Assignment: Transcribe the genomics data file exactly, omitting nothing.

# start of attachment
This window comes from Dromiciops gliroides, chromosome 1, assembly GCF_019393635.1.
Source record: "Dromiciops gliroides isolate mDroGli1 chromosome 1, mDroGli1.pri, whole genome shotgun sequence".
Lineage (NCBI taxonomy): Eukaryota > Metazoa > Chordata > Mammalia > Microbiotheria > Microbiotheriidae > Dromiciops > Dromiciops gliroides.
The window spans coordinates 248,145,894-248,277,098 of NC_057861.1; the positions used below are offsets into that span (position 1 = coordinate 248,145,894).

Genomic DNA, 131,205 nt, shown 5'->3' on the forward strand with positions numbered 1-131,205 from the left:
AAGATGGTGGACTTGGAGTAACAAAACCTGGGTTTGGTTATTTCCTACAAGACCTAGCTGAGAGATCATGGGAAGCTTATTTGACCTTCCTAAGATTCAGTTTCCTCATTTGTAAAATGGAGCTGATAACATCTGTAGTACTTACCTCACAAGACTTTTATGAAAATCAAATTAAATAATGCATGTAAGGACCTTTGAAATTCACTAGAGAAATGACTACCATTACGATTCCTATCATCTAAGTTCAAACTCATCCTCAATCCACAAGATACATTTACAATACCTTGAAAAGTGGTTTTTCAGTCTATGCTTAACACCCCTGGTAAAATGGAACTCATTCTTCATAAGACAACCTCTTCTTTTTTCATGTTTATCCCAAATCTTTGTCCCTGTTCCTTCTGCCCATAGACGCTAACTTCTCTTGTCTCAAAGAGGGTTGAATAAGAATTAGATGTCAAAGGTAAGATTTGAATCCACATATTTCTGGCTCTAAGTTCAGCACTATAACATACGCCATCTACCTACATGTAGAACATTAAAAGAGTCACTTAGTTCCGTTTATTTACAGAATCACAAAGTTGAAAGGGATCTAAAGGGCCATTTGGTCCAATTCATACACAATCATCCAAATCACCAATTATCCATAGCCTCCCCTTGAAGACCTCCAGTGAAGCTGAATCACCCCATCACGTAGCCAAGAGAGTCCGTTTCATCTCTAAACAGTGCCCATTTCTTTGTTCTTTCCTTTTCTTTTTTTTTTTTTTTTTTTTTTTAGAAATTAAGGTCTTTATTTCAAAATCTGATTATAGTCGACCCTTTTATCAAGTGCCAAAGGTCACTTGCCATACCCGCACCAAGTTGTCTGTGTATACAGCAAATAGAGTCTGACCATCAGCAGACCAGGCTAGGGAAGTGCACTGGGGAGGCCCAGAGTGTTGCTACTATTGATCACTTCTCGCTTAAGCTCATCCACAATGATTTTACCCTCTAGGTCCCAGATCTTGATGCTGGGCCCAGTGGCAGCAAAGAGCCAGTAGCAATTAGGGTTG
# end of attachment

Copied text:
This window comes from Dromiciops gliroides, chromosome 1, assembly GCF_019393635.1.
Source record: "Dromiciops gliroides isolate mDroGli1 chromosome 1, mDroGli1.pri, whole genome shotgun sequence".
Lineage (NCBI taxonomy): Eukaryota > Metazoa > Chordata > Mammalia > Microbiotheria > Microbiotheriidae > Dromiciops > Dromiciops gliroides.
The window spans coordinates 248,145,894-248,277,098 of NC_057861.1; the positions used below are offsets into that span (position 1 = coordinate 248,145,894).

Genomic DNA, 131,205 nt, shown 5'->3' on the forward strand with positions numbered 1-131,205 from the left:
AAGATGGTGGACTTGGAGTAACAAAACCTGGGTTTGGTTATTTCCTACAAGACCTAGCTGAGAGATCATGGGAAGCTTATTTGACCTTCCTAAGATTCAGTTTCCTCATTTGTAAAATGGAGCTGATAACATCTGTAGTACTTACCTCACAAGACTTTTATGAAAATCAAATTAAATAATGCATGTAAGGACCTTTGAAATTCACTAGAGAAATGACTACCATTACGATTCCTATCATCTAAGTTCAAACTCATCCTCAATCCACAAGATACATTTACAATACCTTGAAAAGTGGTTTTTCAGTCTATGCTTAACACCCCTGGTAAAATGGAACTCATTCTTCATAAGACAACCTCTTCTTTTTTCATGTTTATCCCAAATCTTTGTCCCTGTTCCTTCTGCCCATAGACGCTAACTTCTCTTGTCTCAAAGAGGGTTGAATAAGAATTAGATGTCAAAGGTAAGATTTGAATCCACATATTTCTGGCTCTAAGTTCAGCACTATAACATACGCCATCTACCTACATGTAGAACATTAAAAGAGTCACTTAGTTCCGTTTATTTACAGAATCACAAAGTTGAAAGGGATCTAAAGGGCCATTTGGTCCAATTCATACACAATCATCCAAATCACCAATTATCCATAGCCTCCCCTTGAAGACCTCCAGTGAAGCTGAATCACCCCATCACGTAGCCAAGAGAGTCCGTTTCATCTCTAAACAGTGCCCATTTCTTTGTTCTTTCCTTTTCTTTTTTTTTTTTTTTTTTTTTTTAGAAATTAAGGTCTTTATTTCAAAATCTGATTATAGTCGACCCTTTTATCAAGTGCCAAAGGTCACTTGCCATACCCGCACCAAGTTGTCTGTGTATACAGCAAATAGAGTCTGACCATCAGCAGACCAGGCTAGGGAAGTGCACTGGGGAGGCCCAGAGTGTTGCTACTATTGATCACTTCTCGCTTAAGCTCATCCACAATGATTTTACCCTCTAGGTCCCAGATCTTGATGCTGGGCCCAGTGGCAGCAAAGAGCCAGTAGCAATTAGGGTTG